Sun, May 27, 2007 - Page 18 News List

Paul Chiasson: Charlatan or discoverer of extraordinary history?

`The Island of Seven Cities,' written by the Toronto architect, has sparked a heated debate on whether the Chinese were the first foreigners to settle in Canada

By Bradley Winterton  /  CONTRIBUTING REPORTER

More evidence is presented in this book than it's possible to detail here. Prominent are arguments about the conceivable influence of Chinese on the Native American Mi'kmaq language, and about characteristic Chinese building techniques and habits that make, in the author's eyes, the remains at Cape Dauphin unlike anything that might have been constructed by Vikings, Portuguese, and so on.

What is hard to understand is why, if there are what look like grave mounds on Cape Dauphin, they haven't been excavated, and any human remains subjected to mitochondrial DNA analysis. Results of this kind of scientific investigation would then take over from mud-slinging on the Internet, such as the accusation that Library and Archives Canada, in cataloguing this book as history rather than fiction, is merely advancing "a publisher's plans to deceive the public" (maritimeasia.ws/topic/1421bunkum.html).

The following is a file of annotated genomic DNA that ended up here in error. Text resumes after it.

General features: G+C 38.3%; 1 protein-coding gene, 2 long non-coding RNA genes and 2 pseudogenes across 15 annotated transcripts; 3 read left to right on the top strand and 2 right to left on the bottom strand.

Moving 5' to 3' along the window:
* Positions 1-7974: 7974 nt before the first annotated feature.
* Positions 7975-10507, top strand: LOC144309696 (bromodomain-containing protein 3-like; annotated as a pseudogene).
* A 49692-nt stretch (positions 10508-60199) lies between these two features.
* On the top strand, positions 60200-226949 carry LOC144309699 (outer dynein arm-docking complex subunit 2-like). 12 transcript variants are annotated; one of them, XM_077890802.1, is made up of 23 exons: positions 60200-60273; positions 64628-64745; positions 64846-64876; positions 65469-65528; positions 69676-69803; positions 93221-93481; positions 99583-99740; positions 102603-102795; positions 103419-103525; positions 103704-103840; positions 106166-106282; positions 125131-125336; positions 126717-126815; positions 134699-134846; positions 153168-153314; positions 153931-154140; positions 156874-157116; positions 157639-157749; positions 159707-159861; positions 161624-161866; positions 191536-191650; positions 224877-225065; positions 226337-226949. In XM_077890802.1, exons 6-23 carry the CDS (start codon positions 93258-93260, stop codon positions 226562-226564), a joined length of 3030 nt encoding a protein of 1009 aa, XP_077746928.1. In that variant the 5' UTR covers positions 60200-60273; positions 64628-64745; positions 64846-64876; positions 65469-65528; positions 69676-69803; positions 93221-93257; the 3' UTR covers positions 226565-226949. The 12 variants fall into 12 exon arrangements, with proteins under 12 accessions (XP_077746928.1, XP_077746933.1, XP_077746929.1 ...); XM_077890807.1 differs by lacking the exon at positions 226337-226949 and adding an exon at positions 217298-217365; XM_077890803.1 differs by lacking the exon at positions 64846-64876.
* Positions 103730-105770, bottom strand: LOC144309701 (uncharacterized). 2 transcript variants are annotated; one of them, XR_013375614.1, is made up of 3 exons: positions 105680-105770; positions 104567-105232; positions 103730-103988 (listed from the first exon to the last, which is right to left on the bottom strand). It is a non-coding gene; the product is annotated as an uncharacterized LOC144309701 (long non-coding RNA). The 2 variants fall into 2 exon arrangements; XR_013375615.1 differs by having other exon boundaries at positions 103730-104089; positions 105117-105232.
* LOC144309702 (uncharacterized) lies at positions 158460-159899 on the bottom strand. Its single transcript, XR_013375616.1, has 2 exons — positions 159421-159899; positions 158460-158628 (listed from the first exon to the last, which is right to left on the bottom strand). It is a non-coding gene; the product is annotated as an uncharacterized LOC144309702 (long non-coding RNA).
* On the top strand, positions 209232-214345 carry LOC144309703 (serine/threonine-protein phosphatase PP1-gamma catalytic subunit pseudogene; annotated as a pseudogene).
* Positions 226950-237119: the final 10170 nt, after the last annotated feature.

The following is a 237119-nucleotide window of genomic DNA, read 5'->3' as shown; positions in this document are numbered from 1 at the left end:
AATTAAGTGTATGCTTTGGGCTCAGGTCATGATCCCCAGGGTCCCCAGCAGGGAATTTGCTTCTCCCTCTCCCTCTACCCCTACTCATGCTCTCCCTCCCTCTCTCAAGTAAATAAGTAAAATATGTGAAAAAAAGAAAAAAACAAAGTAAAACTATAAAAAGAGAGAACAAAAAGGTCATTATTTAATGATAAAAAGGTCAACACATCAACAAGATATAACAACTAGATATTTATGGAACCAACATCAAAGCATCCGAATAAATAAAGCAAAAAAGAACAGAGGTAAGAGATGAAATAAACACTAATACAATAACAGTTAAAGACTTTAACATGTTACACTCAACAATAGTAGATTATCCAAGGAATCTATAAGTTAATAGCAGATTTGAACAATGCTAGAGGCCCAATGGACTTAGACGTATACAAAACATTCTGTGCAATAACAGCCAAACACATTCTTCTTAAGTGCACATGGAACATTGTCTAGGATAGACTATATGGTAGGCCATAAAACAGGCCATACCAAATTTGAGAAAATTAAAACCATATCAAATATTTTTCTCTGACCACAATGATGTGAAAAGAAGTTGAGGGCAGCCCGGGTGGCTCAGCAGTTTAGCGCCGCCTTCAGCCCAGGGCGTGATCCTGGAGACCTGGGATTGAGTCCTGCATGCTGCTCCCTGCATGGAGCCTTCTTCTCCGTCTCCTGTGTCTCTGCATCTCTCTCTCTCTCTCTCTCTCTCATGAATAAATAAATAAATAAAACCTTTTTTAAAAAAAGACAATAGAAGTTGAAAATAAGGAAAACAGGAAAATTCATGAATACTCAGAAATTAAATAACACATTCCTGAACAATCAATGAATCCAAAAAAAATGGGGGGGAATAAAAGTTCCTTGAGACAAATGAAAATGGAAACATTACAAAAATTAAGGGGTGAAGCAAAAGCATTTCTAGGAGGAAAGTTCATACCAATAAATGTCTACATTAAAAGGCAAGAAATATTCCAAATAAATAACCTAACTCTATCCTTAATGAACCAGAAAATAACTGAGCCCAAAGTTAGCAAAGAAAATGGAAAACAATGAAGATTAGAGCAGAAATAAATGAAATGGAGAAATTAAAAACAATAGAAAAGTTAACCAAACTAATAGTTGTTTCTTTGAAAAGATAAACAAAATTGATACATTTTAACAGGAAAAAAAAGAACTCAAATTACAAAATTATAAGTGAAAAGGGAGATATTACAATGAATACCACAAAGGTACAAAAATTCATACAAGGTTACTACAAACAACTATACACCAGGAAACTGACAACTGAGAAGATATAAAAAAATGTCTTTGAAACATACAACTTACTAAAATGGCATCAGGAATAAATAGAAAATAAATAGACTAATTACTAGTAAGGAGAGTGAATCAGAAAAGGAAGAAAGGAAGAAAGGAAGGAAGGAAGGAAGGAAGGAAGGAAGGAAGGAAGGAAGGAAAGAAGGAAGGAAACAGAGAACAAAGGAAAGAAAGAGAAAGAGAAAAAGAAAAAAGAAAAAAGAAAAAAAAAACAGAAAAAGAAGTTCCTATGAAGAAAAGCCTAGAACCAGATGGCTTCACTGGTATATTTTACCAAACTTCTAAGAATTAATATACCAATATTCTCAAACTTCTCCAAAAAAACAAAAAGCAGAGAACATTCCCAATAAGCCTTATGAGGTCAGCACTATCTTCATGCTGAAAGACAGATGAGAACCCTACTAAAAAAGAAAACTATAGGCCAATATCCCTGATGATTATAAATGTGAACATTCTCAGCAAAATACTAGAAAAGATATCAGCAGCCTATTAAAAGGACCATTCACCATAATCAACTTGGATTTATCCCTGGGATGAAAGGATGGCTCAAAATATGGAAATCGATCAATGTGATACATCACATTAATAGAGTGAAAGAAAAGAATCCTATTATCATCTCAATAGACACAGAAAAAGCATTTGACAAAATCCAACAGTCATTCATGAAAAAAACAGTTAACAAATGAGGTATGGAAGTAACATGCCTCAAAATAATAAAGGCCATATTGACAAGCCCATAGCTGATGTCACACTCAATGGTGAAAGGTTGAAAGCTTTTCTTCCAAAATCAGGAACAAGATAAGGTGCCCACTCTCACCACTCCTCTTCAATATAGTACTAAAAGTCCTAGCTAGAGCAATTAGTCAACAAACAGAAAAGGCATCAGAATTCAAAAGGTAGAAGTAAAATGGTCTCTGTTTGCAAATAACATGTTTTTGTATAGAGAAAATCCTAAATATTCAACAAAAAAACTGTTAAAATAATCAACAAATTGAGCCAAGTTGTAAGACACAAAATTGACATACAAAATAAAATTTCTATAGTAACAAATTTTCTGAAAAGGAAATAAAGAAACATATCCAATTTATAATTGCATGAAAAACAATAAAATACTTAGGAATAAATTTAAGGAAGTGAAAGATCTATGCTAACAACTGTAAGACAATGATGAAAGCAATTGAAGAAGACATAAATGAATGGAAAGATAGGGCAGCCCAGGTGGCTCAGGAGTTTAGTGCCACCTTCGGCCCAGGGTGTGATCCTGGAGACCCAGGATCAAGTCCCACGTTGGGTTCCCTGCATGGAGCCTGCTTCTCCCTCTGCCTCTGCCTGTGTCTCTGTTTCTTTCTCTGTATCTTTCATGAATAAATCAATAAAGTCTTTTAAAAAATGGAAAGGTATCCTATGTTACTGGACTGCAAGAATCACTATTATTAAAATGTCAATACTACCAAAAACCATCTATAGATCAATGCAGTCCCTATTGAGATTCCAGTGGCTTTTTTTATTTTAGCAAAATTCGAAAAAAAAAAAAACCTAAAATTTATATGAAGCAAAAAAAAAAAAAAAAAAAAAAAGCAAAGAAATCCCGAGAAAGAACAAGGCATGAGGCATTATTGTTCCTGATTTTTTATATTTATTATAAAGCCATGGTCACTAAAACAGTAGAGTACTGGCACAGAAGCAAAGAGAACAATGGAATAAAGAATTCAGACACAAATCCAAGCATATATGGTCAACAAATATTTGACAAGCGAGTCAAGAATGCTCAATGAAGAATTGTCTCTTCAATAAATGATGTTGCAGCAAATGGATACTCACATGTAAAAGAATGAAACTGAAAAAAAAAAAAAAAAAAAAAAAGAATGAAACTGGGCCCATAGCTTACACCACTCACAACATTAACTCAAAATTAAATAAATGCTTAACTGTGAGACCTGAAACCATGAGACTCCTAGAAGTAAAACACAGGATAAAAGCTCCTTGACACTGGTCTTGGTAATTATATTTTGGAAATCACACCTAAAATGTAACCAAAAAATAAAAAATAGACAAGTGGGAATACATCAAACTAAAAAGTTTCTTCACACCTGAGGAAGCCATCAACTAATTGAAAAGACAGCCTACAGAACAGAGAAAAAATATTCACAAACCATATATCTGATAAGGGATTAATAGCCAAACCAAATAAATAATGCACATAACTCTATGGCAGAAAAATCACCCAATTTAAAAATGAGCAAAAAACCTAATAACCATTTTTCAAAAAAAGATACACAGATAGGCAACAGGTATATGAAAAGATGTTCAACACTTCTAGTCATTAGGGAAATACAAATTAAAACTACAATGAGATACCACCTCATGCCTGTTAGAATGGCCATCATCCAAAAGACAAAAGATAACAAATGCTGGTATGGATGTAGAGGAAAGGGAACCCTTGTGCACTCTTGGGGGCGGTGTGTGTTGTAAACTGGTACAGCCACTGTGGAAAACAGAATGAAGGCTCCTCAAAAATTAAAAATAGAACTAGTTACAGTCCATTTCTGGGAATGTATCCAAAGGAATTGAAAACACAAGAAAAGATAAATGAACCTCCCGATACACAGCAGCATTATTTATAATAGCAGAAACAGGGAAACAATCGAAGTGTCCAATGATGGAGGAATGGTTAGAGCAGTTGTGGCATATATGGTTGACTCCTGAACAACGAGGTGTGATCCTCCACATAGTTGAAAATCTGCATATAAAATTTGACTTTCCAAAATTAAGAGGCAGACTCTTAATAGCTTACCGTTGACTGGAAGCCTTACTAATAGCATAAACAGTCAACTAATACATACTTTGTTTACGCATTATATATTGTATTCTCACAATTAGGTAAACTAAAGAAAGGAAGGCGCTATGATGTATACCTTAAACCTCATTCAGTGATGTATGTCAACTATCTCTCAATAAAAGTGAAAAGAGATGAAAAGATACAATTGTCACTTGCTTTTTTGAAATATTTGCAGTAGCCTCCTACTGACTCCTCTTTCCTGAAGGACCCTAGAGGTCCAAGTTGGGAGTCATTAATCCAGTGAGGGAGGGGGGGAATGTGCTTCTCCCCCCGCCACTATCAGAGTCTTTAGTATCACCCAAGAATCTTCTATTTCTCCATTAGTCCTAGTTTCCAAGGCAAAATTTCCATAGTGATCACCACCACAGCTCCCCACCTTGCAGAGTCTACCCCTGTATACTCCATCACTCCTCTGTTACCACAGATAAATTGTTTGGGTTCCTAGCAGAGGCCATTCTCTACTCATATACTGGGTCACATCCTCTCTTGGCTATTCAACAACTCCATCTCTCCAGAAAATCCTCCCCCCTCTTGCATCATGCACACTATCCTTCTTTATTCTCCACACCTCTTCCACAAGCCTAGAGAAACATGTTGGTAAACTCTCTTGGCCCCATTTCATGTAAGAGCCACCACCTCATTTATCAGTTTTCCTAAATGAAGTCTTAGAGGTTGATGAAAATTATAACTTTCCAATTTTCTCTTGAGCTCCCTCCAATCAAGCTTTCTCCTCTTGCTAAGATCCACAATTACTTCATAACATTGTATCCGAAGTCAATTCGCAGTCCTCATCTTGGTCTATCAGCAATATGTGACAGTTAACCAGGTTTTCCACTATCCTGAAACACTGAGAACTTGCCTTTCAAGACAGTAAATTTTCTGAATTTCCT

Even so, the more you look at the widespread rejection of Menzies' thesis by professional historians, the more you come to wonder about the general approach of Chiasson's contribution to the phenomenon. It it's not only his inclusion of the HIV material — it's also his frequent citing of his Acadian (French American) ancestry. Of course, this may just be local color, something intended to give added vibrancy to a chatty yarn aimed at the general reader. But it could also be perceived as a kind of special pleading. Surely such an authentic Cape Breton resident, and someone whose life is at risk into the bargain, couldn't be guilty of simply adding fuel to the flames of what may in essence be simply a piece of under-researched populist myth-making?

In the final analysis you can't be sure. The Internet abounds with people with axes to grind, and this book itself describes activists at the Washington symposium who were out to discredit the entire Chinese-in-America hypothesis. All in all, though, the general state of research, and the limited scope of this new contribution to it, make it best to conclude that the arrival of Chinese mariners on the North American coast before that of the Europeans remains a conceivable, though so far decidedly unproven, scenario.

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